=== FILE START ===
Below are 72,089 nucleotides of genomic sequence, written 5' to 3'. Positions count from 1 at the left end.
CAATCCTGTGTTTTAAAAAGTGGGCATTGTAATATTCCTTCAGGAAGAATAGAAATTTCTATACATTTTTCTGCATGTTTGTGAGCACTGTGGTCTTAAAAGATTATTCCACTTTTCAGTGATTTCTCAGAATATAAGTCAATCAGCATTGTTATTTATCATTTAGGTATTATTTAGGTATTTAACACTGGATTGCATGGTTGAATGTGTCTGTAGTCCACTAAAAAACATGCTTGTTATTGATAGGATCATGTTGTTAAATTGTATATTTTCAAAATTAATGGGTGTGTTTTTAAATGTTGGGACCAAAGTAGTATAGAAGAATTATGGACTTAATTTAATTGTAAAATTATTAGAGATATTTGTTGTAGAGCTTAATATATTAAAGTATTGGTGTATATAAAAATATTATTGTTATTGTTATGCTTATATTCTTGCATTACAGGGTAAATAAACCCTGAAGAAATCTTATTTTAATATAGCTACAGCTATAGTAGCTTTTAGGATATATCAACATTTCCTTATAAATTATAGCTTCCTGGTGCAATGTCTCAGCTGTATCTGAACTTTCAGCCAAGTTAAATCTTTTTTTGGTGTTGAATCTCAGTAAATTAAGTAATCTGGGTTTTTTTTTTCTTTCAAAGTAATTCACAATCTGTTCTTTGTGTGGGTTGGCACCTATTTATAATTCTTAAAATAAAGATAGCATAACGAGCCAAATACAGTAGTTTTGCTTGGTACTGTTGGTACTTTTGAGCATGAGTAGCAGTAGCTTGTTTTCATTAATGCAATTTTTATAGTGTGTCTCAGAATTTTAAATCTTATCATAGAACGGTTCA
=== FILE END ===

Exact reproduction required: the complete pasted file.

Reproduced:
Below are 72,089 nucleotides of genomic sequence, written 5' to 3'. Positions count from 1 at the left end.
CAATCCTGTGTTTTAAAAAGTGGGCATTGTAATATTCCTTCAGGAAGAATAGAAATTTCTATACATTTTTCTGCATGTTTGTGAGCACTGTGGTCTTAAAAGATTATTCCACTTTTCAGTGATTTCTCAGAATATAAGTCAATCAGCATTGTTATTTATCATTTAGGTATTATTTAGGTATTTAACACTGGATTGCATGGTTGAATGTGTCTGTAGTCCACTAAAAAACATGCTTGTTATTGATAGGATCATGTTGTTAAATTGTATATTTTCAAAATTAATGGGTGTGTTTTTAAATGTTGGGACCAAAGTAGTATAGAAGAATTATGGACTTAATTTAATTGTAAAATTATTAGAGATATTTGTTGTAGAGCTTAATATATTAAAGTATTGGTGTATATAAAAATATTATTGTTATTGTTATGCTTATATTCTTGCATTACAGGGTAAATAAACCCTGAAGAAATCTTATTTTAATATAGCTACAGCTATAGTAGCTTTTAGGATATATCAACATTTCCTTATAAATTATAGCTTCCTGGTGCAATGTCTCAGCTGTATCTGAACTTTCAGCCAAGTTAAATCTTTTTTTGGTGTTGAATCTCAGTAAATTAAGTAATCTGGGTTTTTTTTTTCTTTCAAAGTAATTCACAATCTGTTCTTTGTGTGGGTTGGCACCTATTTATAATTCTTAAAATAAAGATAGCATAACGAGCCAAATACAGTAGTTTTGCTTGGTACTGTTGGTACTTTTGAGCATGAGTAGCAGTAGCTTGTTTTCATTAATGCAATTTTTATAGTGTGTCTCAGAATTTTAAATCTTATCATAGAACGGTTCA